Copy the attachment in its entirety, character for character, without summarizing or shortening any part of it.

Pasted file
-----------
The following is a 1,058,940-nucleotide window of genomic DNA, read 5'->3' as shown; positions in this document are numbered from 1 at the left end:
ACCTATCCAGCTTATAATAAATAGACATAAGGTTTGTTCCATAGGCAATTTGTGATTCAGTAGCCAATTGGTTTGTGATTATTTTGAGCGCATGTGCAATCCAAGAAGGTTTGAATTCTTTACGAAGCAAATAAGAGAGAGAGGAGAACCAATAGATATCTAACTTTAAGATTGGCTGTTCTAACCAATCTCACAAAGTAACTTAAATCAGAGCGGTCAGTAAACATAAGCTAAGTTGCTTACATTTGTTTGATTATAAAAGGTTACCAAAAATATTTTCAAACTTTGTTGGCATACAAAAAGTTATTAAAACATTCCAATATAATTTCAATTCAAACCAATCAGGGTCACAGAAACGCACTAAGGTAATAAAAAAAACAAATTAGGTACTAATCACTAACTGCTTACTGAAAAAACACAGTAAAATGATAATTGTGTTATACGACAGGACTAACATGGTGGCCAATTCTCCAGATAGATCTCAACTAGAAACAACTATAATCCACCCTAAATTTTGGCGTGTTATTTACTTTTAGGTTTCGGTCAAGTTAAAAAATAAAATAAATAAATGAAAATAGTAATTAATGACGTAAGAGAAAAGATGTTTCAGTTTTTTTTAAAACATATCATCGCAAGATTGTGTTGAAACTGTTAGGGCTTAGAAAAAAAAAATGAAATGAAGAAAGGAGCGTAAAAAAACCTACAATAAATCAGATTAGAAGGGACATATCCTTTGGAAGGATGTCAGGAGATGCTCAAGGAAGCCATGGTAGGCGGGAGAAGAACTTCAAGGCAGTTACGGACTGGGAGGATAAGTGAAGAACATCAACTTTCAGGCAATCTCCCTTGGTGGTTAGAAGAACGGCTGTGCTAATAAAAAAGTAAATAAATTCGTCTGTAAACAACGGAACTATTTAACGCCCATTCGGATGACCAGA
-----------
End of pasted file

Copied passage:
The following is a 1,058,940-nucleotide window of genomic DNA, read 5'->3' as shown; positions in this document are numbered from 1 at the left end:
ACCTATCCAGCTTATAATAAATAGACATAAGGTTTGTTCCATAGGCAATTTGTGATTCAGTAGCCAATTGGTTTGTGATTATTTTGAGCGCATGTGCAATCCAAGAAGGTTTGAATTCTTTACGAAGCAAATAAGAGAGAGAGGAGAACCAATAGATATCTAACTTTAAGATTGGCTGTTCTAACCAATCTCACAAAGTAACTTAAATCAGAGCGGTCAGTAAACATAAGCTAAGTTGCTTACATTTGTTTGATTATAAAAGGTTACCAAAAATATTTTCAAACTTTGTTGGCATACAAAAAGTTATTAAAACATTCCAATATAATTTCAATTCAAACCAATCAGGGTCACAGAAACGCACTAAGGTAATAAAAAAAACAAATTAGGTACTAATCACTAACTGCTTACTGAAAAAACACAGTAAAATGATAATTGTGTTATACGACAGGACTAACATGGTGGCCAATTCTCCAGATAGATCTCAACTAGAAACAACTATAATCCACCCTAAATTTTGGCGTGTTATTTACTTTTAGGTTTCGGTCAAGTTAAAAAATAAAATAAATAAATGAAAATAGTAATTAATGACGTAAGAGAAAAGATGTTTCAGTTTTTTTTAAAACATATCATCGCAAGATTGTGTTGAAACTGTTAGGGCTTAGAAAAAAAAAATGAAATGAAGAAAGGAGCGTAAAAAAACCTACAATAAATCAGATTAGAAGGGACATATCCTTTGGAAGGATGTCAGGAGATGCTCAAGGAAGCCATGGTAGGCGGGAGAAGAACTTCAAGGCAGTTACGGACTGGGAGGATAAGTGAAGAACATCAACTTTCAGGCAATCTCCCTTGGTGGTTAGAAGAACGGCTGTGCTAATAAAAAAGTAAATAAATTCGTCTGTAAACAACGGAACTATTTAACGCCCATTCGGATGACCAGA